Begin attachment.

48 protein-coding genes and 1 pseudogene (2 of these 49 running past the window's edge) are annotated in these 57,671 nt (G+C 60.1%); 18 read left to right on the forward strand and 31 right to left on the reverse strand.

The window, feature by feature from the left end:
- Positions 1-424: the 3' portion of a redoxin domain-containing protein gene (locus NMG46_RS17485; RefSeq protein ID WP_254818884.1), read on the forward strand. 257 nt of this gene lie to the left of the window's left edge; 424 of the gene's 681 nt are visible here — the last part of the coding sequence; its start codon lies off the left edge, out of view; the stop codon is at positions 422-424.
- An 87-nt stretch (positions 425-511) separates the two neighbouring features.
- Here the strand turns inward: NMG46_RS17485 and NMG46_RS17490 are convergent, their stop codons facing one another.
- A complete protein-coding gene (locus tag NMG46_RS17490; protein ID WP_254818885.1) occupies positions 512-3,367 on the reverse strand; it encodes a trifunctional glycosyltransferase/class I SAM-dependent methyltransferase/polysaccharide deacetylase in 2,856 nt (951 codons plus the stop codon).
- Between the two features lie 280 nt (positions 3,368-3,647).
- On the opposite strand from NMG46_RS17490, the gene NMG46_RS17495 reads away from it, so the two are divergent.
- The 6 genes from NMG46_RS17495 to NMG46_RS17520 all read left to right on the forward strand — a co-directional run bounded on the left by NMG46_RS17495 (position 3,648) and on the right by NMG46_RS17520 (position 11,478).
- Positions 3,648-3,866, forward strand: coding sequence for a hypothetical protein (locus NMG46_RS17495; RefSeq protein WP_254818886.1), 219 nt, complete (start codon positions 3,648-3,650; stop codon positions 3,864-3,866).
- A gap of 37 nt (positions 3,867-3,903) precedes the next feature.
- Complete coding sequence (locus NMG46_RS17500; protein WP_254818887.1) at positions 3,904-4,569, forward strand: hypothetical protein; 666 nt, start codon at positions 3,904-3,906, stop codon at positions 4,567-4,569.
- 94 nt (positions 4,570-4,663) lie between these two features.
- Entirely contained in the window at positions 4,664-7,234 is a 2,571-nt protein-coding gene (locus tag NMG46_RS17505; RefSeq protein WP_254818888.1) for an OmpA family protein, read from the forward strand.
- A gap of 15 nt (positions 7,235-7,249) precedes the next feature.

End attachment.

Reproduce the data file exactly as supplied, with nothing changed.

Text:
48 protein-coding genes and 1 pseudogene (2 of these 49 running past the window's edge) are annotated in these 57,671 nt (G+C 60.1%); 18 read left to right on the forward strand and 31 right to left on the reverse strand.

The window, feature by feature from the left end:
- Positions 1-424: the 3' portion of a redoxin domain-containing protein gene (locus NMG46_RS17485; RefSeq protein ID WP_254818884.1), read on the forward strand. 257 nt of this gene lie to the left of the window's left edge; 424 of the gene's 681 nt are visible here — the last part of the coding sequence; its start codon lies off the left edge, out of view; the stop codon is at positions 422-424.
- An 87-nt stretch (positions 425-511) separates the two neighbouring features.
- Here the strand turns inward: NMG46_RS17485 and NMG46_RS17490 are convergent, their stop codons facing one another.
- A complete protein-coding gene (locus tag NMG46_RS17490; protein ID WP_254818885.1) occupies positions 512-3,367 on the reverse strand; it encodes a trifunctional glycosyltransferase/class I SAM-dependent methyltransferase/polysaccharide deacetylase in 2,856 nt (951 codons plus the stop codon).
- Between the two features lie 280 nt (positions 3,368-3,647).
- On the opposite strand from NMG46_RS17490, the gene NMG46_RS17495 reads away from it, so the two are divergent.
- The 6 genes from NMG46_RS17495 to NMG46_RS17520 all read left to right on the forward strand — a co-directional run bounded on the left by NMG46_RS17495 (position 3,648) and on the right by NMG46_RS17520 (position 11,478).
- Positions 3,648-3,866, forward strand: coding sequence for a hypothetical protein (locus NMG46_RS17495; RefSeq protein WP_254818886.1), 219 nt, complete (start codon positions 3,648-3,650; stop codon positions 3,864-3,866).
- A gap of 37 nt (positions 3,867-3,903) precedes the next feature.
- Complete coding sequence (locus NMG46_RS17500; protein WP_254818887.1) at positions 3,904-4,569, forward strand: hypothetical protein; 666 nt, start codon at positions 3,904-3,906, stop codon at positions 4,567-4,569.
- 94 nt (positions 4,570-4,663) lie between these two features.
- Entirely contained in the window at positions 4,664-7,234 is a 2,571-nt protein-coding gene (locus tag NMG46_RS17505; RefSeq protein WP_254818888.1) for an OmpA family protein, read from the forward strand.
- A gap of 15 nt (positions 7,235-7,249) precedes the next feature.